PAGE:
"They were insulting my people. I just couldn't sit there." 
His smiled never changed. "And your people, they my people?"
"Yes but--I mean American Blacks."
"They been insulted before?"
"And they still live?"
"Yes, but... they also insulted Ghana, your country."
"Oh Sister, as for that one, it is nothing..." 
He said, "This is not their place. In time they will pass. 
Ghana was here when they came. When they go, Ghana will be here. 
They are like mice on an elephant's back. They will pass."

She is then astonished that a simple Ghanaian man could be so secure in this knowledge that he could ignore another's rudeness. 
He concludes his thought with the observation, that even that man, he is also a part of Africa, a place made of many nations, peoples and cultures. Despite many false starts, Ms. Angelou comes to learn that she too has a place while not as a returned African, but as a living, breathing "Black American" in Africa.
This story tells her tale. Spiritually it is poignant in her struggle for understanding of herself and others; she makes sense of the precept of meeting one another on level ground, neither better no worse, telling her experience as she perceives it.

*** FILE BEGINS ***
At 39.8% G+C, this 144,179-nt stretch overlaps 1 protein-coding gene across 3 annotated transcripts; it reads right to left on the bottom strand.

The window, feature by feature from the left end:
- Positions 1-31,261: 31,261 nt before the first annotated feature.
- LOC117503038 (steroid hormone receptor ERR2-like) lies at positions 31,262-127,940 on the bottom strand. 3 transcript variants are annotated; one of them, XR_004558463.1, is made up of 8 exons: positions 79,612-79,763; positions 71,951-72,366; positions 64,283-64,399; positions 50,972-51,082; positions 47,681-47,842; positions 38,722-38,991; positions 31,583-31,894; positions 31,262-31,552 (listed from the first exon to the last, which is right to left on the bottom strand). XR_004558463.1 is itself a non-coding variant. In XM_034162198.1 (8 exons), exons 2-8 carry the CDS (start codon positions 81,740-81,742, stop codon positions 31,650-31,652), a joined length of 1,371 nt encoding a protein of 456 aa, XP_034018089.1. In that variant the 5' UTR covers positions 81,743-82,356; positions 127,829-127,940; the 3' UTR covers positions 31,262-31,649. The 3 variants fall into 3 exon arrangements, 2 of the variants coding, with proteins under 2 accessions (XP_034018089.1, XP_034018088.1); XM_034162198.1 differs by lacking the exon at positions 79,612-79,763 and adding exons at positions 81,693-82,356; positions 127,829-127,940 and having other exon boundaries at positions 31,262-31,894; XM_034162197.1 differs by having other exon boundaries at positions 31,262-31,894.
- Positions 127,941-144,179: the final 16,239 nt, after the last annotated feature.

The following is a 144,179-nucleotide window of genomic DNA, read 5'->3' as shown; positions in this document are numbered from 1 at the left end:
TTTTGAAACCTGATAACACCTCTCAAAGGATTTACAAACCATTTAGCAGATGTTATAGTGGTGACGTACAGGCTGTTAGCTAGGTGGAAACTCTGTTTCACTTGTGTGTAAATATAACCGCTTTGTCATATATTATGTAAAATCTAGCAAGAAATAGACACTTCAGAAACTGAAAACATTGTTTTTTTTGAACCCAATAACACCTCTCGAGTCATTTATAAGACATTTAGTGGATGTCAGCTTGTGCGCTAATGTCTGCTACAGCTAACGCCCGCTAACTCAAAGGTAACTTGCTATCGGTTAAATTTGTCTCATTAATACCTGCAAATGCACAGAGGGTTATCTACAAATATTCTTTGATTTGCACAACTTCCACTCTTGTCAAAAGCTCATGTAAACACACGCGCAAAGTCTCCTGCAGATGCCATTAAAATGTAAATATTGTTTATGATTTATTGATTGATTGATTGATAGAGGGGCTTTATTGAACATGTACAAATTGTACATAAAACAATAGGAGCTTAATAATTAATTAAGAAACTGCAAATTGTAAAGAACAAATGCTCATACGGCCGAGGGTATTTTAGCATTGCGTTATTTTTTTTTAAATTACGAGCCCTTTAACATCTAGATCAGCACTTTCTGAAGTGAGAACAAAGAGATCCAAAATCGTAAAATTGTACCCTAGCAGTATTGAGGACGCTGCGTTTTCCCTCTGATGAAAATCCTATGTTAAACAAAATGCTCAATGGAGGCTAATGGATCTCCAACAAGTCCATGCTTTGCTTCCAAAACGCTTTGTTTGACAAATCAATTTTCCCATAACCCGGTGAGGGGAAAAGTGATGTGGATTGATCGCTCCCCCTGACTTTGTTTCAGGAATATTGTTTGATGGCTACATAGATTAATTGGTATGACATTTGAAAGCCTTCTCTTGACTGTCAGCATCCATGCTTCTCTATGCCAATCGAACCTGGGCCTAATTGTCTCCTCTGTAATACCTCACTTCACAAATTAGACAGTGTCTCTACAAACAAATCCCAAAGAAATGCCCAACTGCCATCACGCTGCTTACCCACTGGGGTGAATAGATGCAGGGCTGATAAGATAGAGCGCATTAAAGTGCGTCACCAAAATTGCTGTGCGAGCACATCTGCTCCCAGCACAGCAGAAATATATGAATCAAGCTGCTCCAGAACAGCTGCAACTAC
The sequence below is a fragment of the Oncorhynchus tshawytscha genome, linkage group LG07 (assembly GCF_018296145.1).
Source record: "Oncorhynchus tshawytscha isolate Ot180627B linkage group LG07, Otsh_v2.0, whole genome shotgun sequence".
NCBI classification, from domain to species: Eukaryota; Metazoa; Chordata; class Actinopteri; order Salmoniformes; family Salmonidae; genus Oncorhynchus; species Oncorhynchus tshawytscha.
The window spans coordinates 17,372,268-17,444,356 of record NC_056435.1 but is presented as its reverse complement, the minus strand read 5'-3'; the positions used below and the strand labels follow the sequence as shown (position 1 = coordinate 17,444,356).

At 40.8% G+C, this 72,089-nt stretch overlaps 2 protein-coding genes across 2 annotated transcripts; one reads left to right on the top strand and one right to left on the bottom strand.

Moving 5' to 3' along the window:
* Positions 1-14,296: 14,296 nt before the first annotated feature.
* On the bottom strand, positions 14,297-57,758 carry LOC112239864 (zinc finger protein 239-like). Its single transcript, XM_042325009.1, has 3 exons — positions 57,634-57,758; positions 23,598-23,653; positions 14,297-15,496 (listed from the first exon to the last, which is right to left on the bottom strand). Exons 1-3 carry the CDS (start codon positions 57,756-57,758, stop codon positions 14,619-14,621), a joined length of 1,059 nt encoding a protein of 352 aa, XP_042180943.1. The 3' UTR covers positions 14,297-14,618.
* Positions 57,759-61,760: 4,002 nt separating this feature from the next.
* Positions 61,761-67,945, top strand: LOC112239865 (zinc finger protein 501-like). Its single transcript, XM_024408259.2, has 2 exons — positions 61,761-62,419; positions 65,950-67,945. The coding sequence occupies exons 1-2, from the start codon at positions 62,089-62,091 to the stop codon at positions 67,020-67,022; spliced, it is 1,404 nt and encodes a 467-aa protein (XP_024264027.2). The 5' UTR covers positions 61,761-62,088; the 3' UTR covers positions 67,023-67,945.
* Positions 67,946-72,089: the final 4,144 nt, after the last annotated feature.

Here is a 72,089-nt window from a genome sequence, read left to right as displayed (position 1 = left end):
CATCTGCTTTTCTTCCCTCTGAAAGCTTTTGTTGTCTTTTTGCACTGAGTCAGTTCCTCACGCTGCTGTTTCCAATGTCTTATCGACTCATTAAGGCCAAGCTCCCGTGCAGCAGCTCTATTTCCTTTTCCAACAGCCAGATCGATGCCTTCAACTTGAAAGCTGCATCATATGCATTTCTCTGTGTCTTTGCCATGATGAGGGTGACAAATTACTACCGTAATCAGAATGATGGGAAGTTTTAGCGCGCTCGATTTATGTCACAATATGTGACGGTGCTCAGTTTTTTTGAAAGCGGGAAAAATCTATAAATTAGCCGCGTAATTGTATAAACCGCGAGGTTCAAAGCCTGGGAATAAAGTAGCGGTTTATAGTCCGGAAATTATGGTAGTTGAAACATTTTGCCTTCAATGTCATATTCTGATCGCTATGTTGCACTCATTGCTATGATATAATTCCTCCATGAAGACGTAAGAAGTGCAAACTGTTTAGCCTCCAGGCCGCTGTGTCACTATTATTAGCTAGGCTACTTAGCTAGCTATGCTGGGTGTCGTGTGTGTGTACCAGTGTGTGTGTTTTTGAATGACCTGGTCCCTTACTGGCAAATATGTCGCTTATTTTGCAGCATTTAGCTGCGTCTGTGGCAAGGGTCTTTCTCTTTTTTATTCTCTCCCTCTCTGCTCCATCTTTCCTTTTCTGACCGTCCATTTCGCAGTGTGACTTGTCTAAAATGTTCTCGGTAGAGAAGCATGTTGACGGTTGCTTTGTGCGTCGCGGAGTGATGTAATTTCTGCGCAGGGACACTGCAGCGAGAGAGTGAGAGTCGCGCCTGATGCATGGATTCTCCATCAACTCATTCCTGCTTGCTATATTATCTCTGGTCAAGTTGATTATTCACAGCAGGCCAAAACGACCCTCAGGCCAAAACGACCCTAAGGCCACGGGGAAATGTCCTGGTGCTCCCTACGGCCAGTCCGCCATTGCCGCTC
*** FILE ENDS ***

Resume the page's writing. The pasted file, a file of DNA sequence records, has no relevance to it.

*Ms. Angelou observed her 86th birthday April 4, 2013

Tuesday, February 13, 2018

The Feast of Saint Valentine

The name "Valentine", is derived from valens, meaning worthy, and was popular in late antiquity.
Of the Saint Valentine whose feast is on February 14, nothing factual is known except his name and that he was buried at the Via Flaminia north of Rome on February 14. It is even uncertain whether the feast of that day celebrates only one saint or more saints of the same name.

At least three different Saint Valentines, all of them martyrs, are mentioned in the early martyrologies under the date of 14 February. One is described as a priest at Rome, another as bishop of Interamna (modern Terni), and these two seem both to have suffered in the second half of the third century and to have been buried on the Flaminian Way, but at different distances from the city.